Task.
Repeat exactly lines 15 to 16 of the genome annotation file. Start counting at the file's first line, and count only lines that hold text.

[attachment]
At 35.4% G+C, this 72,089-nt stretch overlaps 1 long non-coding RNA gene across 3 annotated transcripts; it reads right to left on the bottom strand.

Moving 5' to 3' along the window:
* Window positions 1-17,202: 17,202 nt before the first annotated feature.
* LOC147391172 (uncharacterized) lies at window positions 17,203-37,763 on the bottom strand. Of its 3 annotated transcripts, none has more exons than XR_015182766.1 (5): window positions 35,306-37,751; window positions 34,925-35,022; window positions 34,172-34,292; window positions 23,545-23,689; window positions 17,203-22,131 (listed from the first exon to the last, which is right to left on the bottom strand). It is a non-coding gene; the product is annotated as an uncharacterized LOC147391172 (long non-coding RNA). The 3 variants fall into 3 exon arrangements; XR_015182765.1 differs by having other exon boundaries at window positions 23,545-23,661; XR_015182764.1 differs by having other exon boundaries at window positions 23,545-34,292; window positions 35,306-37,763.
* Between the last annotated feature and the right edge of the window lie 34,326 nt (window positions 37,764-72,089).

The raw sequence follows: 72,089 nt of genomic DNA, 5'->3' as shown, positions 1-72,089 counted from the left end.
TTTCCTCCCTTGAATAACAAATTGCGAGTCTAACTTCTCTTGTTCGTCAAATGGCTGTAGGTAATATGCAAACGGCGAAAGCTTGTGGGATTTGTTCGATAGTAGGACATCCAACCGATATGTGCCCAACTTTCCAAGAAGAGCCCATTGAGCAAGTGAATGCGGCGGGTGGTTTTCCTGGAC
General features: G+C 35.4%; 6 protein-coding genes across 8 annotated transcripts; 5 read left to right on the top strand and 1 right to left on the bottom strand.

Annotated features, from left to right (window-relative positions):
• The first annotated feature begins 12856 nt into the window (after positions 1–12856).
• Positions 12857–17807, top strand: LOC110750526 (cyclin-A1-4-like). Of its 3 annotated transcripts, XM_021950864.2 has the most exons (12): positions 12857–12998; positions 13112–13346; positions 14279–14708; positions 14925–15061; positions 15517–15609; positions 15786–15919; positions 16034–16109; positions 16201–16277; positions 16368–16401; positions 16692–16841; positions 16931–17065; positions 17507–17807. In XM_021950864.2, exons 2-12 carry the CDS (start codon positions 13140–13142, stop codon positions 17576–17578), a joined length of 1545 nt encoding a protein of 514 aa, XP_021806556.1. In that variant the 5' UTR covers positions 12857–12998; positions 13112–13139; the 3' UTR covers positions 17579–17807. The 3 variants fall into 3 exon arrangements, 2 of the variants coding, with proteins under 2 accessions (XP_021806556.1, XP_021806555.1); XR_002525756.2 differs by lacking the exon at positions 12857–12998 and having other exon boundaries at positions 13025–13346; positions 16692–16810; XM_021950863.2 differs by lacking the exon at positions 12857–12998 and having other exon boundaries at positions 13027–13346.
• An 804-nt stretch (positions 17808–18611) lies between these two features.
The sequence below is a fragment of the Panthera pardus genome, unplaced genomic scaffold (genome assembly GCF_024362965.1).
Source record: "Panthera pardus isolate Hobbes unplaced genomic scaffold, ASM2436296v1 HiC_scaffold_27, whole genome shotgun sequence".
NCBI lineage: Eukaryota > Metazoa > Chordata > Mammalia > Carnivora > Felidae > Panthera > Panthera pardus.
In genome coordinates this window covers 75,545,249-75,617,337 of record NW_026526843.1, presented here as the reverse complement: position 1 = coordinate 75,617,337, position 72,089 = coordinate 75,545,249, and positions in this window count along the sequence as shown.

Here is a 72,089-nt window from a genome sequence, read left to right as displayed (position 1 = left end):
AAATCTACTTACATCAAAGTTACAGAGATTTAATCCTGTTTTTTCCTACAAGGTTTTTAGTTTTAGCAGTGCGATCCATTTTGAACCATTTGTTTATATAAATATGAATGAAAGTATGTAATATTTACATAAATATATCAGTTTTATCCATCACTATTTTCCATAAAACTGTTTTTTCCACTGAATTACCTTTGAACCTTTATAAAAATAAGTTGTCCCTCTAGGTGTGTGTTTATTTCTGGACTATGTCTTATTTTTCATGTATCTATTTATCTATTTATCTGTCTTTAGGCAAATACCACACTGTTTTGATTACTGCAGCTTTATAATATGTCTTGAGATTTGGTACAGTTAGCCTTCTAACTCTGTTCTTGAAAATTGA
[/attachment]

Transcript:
NCBI lineage: Eukaryota > Metazoa > Chordata > Mammalia > Carnivora > Felidae > Panthera > Panthera pardus.
In genome coordinates this window covers 75,545,249-75,617,337 of record NW_026526843.1, presented here as the reverse complement: position 1 = coordinate 75,617,337, position 72,089 = coordinate 75,545,249, and positions in this window count along the sequence as shown.